Each of the 12 fields will be crowned and supported by its own drainage system with 8 inches of ¾-inch stone and another 1 to 2 inches of ¼-inch stone. "Each one is essentially an entity unto itself with its own system that ultimately filters into a main drainage system," says Laplante. "The fields themselves will be able to handle anywhere from 5 to 10 inches of rain in an hour and still be playable within 30 minutes to one hour. Barring severe thunderstorms, lightning, hail and tornadoes, we can play."
That's the selling point to tournament organizers looking to pay for a venue. To further maximize playable hours, the city plans to keep the complex open to tournaments year-round — except at times when snowfalls exceed 6 inches — and each field will be outfitted with lights.
Laplante acknowledges that an investment of this size deserves close scrutiny, especially when a good portion of the capital costs are related to technology that is relatively young. "The synthetic turf they're installing now is much better than it was 10 years ago, even five years ago — and five years from now the technology will be much better than it is now," he says. "But my primary concern right now is to fill up as many fields as I can."
The synthetic fields will also accommodate other sports that require open space, such as lacrosse, field hockey and ultimate Frisbee. While the complex will attract teams from throughout Overland Park and the greater Kansas City area, for it to meet the city's financial goals, it must extend its reach.
"The Kansas City area is in Region II of the U.S. Youth Soccer Association configuration," Laplante says. "There are 12 states in that region, and many of those regional tournaments happen within a five-state area. We'll be going out and aggressively pursuing larger regional and national tournaments."
Getting those users will not only fund the field's annual operating costs, they'll put the bodies needed in the hotel beds to accrue enough transient guest-tax revenue to pay off the 20-year construction bond. And despite what many financial experts are describing as recession-like conditions, Cosby says the city feels no need to hedge its bets. "We're in a very good situation financially," he says. "We have a very good credit rating, and our city is traditionally very conservative financially, so we have a lot less debt to carry than do most cities. As long as we can get those out-of-town guests to come here and play in our tournaments, we should be fine."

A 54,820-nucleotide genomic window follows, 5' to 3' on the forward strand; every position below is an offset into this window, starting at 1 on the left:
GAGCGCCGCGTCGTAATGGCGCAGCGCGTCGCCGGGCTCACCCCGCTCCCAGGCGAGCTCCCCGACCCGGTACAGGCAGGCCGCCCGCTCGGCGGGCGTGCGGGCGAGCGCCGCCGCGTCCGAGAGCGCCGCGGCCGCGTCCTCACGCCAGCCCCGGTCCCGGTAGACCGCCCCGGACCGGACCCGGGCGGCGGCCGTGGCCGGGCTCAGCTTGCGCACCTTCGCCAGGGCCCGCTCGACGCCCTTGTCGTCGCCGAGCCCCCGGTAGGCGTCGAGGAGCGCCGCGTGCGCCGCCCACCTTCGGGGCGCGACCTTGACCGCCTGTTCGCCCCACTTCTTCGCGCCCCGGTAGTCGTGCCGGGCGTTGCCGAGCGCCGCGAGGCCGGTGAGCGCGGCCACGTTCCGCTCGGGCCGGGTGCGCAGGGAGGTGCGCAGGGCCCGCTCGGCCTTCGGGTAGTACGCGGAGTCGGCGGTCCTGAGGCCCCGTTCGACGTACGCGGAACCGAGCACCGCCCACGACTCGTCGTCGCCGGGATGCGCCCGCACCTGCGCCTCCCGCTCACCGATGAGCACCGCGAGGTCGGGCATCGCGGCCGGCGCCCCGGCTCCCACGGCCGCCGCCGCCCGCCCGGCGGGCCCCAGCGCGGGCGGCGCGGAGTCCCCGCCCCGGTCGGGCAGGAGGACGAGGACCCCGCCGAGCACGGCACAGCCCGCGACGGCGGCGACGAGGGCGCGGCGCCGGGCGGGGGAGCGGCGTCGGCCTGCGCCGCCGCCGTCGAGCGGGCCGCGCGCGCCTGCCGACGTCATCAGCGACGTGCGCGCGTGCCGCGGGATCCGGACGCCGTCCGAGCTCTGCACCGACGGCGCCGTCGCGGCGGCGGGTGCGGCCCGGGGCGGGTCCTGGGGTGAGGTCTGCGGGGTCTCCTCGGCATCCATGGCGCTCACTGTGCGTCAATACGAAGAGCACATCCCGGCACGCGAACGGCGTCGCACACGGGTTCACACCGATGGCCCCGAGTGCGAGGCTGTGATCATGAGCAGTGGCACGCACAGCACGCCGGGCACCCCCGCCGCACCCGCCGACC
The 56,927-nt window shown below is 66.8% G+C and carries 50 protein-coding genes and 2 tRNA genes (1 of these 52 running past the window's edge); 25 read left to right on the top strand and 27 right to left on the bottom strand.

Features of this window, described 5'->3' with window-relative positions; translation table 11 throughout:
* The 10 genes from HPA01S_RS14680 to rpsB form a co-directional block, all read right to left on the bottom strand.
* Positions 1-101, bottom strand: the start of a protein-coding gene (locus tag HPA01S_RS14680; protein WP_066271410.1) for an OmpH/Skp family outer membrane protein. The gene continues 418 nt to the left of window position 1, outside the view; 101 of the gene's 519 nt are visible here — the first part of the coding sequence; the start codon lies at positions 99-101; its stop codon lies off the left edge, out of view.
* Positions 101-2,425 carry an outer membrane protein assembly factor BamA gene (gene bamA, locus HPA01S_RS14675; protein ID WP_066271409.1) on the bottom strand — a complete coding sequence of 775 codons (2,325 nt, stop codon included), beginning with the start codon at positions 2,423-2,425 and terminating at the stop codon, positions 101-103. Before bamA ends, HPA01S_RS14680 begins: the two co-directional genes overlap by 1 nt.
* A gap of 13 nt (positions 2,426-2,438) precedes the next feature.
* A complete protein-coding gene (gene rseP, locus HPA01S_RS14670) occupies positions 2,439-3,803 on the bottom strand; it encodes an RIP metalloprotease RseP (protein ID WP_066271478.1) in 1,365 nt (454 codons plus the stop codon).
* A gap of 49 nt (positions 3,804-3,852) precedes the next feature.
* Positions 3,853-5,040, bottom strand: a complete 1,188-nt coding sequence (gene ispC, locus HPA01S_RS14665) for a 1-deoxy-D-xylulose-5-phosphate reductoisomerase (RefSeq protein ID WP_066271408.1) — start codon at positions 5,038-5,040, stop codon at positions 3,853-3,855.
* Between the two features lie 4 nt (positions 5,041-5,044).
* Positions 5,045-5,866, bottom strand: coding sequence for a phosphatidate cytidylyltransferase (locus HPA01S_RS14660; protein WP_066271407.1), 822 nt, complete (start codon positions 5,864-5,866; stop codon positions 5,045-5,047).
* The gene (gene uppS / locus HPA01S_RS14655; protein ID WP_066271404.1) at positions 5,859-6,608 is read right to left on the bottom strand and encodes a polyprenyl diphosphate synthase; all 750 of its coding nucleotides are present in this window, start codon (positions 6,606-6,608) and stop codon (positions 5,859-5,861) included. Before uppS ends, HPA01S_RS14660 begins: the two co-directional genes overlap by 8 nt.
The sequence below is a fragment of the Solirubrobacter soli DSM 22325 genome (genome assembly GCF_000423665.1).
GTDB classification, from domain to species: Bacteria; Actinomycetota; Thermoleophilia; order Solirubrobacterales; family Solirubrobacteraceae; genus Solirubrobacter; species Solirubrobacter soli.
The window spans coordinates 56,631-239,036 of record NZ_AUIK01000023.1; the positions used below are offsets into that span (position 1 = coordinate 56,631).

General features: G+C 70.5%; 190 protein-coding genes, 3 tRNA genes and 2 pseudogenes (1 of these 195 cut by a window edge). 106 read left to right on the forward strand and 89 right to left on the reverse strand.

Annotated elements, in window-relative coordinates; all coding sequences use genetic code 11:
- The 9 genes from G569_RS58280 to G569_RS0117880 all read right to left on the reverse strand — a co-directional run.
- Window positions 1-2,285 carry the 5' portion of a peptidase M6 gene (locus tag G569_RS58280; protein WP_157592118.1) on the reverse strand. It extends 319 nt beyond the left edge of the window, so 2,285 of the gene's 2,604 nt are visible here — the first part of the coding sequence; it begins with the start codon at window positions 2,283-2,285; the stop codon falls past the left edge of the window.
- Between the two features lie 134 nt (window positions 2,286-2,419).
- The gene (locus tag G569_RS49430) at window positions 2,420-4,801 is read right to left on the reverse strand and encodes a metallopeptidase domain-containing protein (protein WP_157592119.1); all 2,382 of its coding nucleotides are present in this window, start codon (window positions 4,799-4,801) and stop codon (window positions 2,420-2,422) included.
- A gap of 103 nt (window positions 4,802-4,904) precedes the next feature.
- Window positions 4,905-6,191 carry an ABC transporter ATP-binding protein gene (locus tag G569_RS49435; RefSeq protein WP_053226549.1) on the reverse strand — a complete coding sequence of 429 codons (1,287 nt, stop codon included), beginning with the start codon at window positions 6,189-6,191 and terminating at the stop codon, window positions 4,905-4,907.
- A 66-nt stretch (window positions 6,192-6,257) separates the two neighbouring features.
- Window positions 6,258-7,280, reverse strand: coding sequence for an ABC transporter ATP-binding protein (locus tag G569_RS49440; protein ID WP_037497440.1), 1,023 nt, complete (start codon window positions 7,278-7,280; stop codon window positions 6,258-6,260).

The complex will also be a kind of home base for the local Heartland Soccer Association, which serves 2,000 to 3,000 kids each year, and recreational leagues will also receive some priority in scheduling. "The big problem that a lot of youth soccer organizations face is that kids play until they are 10, 11 or 12 and then, for a number of different reasons, they quit," says Laplante. "The idea here is that we're going to create an opportunity for kids to play more consistently — they're not going to be kicked off the field because of things like weather — and hopefully there will be a little more interest in the community so that kids won't drop out. You're still going to have that attrition rate, but hopefully we can stem the tide some."
Facility of the Week
Ithaca College Athletics and Events Center